Flashcards in Unit 2 Deck (103):
An individual nerve cell
The main body of a neuron or other cell.
Neuron fibers tbt receive incoming information.
Fiber that carries information away from the cell body of a neuron
Branching fibers at the end if axons that allow information to pass between neurons.
A fatty later coating some axons.
The electrical charge of a neuron at rest.
The microscopic space between two neurons.
The point at which a nerve impulse is triggered.
Te nerve impulse achieved when a neuron reaches negative 50 millivolts.
Tiny openings through axon membrane that open like gates during action potential.
A drop in electrical charge below the resting potential which occurs right after each nerve impulse which makes the nerve less willing to fire.
Any chemical released by a neuron thy alters activity in other neurons.
Areas on the surface of neurons and other cells that are sensitive to neurotransmitter or hormones.
Brain chemicals that affect more subtle brain activities.
Opiate-like brain chemicals.
Chemicals released by the pituitary gland.
A bundle of nerve fibers.
Central nervous system
The brain and spinal cord.
A part of the CNS that connects to the brain and goes down the spine.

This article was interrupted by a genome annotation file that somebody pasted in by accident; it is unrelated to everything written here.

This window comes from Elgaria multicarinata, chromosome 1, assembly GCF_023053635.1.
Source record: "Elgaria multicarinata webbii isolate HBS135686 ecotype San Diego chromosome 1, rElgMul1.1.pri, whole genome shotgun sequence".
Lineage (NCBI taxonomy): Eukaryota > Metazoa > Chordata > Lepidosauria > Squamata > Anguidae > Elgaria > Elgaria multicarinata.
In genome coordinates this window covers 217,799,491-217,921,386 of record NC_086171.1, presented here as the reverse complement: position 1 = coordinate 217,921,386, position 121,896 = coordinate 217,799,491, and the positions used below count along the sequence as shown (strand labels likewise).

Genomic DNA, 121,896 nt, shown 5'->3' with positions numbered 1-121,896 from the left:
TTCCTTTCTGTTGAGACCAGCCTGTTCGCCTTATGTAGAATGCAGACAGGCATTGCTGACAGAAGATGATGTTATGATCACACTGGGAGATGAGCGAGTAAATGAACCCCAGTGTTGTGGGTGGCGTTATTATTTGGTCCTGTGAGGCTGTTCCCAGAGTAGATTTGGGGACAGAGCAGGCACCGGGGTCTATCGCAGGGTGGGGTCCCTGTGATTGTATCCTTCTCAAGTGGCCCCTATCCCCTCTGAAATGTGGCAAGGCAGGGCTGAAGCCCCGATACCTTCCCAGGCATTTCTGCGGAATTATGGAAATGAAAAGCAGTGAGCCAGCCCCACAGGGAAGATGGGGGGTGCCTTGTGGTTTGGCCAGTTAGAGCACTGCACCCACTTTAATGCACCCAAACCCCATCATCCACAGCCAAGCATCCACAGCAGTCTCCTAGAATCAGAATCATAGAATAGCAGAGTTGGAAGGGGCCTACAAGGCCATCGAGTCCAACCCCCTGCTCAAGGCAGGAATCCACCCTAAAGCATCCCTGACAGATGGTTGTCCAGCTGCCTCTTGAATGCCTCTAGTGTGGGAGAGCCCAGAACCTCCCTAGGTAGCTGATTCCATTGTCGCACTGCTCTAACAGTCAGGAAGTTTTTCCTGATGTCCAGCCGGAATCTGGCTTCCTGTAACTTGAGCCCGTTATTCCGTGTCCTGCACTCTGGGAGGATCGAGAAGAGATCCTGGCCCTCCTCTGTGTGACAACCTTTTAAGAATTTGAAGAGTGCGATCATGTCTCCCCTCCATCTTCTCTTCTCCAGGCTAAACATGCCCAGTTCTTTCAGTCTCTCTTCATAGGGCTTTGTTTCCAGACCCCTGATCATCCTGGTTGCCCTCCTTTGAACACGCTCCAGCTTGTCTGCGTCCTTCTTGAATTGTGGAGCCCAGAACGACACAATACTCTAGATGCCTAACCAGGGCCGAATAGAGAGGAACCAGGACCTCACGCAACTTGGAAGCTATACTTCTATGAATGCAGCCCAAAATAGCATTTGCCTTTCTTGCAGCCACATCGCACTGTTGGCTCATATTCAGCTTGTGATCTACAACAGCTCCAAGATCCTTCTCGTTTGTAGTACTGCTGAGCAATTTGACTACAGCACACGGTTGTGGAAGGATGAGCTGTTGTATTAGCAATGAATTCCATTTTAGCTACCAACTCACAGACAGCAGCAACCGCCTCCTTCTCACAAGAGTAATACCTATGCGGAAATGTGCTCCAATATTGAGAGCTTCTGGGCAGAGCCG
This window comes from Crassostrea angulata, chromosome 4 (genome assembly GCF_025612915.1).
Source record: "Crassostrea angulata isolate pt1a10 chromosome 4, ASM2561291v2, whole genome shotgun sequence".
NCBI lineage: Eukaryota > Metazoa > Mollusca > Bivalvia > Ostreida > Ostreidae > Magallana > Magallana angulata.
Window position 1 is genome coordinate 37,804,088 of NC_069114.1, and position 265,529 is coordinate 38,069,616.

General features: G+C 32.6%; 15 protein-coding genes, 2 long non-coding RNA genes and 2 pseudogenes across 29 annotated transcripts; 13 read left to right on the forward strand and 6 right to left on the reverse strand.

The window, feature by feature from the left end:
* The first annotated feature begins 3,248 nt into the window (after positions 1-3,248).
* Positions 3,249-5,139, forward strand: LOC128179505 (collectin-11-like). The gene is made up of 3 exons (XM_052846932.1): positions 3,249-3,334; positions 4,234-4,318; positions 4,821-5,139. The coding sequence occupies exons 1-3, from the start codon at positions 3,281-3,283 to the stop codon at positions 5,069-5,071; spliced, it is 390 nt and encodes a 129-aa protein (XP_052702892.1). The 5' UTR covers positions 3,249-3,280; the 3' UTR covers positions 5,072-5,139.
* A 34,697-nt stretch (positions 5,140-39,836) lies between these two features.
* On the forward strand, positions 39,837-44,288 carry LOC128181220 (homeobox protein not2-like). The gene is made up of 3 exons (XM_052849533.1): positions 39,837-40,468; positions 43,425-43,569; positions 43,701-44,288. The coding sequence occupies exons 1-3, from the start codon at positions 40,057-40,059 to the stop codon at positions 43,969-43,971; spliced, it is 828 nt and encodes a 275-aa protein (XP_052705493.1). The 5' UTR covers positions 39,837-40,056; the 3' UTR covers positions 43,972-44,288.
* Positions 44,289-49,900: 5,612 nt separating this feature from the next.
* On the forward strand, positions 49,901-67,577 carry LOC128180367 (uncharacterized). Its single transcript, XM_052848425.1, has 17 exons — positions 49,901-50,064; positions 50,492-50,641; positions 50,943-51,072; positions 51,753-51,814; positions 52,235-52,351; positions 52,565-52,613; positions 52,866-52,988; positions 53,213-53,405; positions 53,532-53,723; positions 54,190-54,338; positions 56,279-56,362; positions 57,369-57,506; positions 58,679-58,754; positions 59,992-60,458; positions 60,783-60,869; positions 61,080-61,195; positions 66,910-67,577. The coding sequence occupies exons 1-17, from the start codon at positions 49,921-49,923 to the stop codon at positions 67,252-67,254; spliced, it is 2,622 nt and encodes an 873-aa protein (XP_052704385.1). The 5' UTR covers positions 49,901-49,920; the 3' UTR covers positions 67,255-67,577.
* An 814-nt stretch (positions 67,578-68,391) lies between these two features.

Peripheral Nervous System
All parts of the nervous system outside the brain and spinal cord.
Somatic nervous system
Te system of nerves linking the spinal cord with the body and sense organs.
A part of the autonomic nervous system that arouses the body.
Major nerves that carry sensory and motor information in and out of the spinal cord.
Major nerves that leave the brain without passing through the spinal cord.
A nerve cell that serves as a link between two other nerve cells
A nerve cell that carries motor commands from the CNS to muscles and glands.
Surgical removal of tissue.
A detailed investigation of a single person, especially one suffering from some injury or disease.
Removal of tissue within the rain by use if an electrode.
Any device use to electrically stimulate nerve tissue or to record it's activity.
Electrical stimulation of the Brain (ESB)
Direct electrical stimulation and activation of tissue.
An electrode small enough to record the activity of a single neuron.